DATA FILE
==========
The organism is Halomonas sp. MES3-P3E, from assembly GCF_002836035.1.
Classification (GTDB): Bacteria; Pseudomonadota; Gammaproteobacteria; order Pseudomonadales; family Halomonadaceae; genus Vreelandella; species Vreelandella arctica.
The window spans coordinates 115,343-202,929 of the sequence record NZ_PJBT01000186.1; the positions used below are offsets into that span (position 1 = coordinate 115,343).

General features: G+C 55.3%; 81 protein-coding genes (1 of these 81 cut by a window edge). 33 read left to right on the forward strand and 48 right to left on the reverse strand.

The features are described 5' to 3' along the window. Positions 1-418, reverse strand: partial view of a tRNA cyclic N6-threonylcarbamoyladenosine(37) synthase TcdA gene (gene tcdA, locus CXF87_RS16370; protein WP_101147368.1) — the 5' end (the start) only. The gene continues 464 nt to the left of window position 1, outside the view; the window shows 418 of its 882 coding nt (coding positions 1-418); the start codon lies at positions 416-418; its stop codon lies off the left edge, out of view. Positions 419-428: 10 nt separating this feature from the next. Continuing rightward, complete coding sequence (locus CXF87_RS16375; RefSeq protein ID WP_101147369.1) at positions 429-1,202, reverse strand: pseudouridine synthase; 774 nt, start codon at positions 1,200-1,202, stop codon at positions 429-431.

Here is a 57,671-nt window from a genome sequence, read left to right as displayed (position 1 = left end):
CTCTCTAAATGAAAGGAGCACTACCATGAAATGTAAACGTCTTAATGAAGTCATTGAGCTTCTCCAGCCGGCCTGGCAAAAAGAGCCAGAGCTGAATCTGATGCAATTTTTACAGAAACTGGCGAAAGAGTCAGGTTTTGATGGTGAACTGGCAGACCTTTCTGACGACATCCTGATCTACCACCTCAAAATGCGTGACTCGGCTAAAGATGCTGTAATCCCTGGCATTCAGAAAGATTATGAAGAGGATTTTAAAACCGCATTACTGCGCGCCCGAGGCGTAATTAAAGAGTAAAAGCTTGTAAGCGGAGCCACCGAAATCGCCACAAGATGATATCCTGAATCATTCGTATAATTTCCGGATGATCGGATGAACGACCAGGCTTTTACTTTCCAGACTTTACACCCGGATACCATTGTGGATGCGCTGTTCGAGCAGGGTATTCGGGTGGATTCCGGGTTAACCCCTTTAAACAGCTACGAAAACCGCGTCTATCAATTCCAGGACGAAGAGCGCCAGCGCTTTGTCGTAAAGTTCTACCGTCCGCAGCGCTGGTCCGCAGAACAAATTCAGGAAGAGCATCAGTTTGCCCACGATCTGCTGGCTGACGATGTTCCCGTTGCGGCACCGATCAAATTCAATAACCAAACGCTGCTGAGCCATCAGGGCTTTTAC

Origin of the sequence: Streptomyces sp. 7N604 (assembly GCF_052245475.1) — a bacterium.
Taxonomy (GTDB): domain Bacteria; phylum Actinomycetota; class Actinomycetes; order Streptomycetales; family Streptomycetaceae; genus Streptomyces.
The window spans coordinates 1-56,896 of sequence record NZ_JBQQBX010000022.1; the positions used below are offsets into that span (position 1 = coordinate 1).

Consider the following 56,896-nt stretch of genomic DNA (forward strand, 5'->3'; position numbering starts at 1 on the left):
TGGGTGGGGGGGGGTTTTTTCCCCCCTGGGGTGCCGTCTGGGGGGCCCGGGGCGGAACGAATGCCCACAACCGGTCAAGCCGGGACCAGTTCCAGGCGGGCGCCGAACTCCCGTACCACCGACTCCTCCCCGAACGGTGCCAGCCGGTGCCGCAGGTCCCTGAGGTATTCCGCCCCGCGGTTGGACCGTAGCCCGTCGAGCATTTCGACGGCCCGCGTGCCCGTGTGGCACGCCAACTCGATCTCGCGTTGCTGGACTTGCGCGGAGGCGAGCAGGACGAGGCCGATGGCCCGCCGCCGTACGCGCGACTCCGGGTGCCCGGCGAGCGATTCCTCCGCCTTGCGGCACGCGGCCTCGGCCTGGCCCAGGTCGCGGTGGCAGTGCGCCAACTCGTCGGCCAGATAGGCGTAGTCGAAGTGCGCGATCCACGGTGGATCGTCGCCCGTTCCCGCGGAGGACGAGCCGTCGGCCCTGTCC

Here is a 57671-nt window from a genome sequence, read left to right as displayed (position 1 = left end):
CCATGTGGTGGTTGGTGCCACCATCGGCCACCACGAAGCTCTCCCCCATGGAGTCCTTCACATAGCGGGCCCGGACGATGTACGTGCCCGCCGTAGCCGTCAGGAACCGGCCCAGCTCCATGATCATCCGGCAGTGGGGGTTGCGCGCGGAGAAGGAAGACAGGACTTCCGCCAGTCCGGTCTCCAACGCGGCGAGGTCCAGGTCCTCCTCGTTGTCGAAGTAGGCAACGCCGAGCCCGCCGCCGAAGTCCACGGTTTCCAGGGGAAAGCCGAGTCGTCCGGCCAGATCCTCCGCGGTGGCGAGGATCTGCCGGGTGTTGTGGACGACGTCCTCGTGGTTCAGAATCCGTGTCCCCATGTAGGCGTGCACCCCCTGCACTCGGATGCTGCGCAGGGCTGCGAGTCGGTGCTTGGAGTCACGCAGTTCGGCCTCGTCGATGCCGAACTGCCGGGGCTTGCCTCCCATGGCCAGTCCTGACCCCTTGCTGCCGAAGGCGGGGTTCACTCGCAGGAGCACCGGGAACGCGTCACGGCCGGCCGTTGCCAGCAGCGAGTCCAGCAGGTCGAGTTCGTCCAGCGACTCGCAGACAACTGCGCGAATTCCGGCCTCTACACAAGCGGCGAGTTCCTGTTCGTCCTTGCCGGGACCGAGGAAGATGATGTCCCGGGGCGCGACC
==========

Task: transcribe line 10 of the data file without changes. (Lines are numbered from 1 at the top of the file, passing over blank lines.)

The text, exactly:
The window spans coordinates 1-56,896 of sequence record NZ_JBQQBX010000022.1; the positions used below are offsets into that span (position 1 = coordinate 1).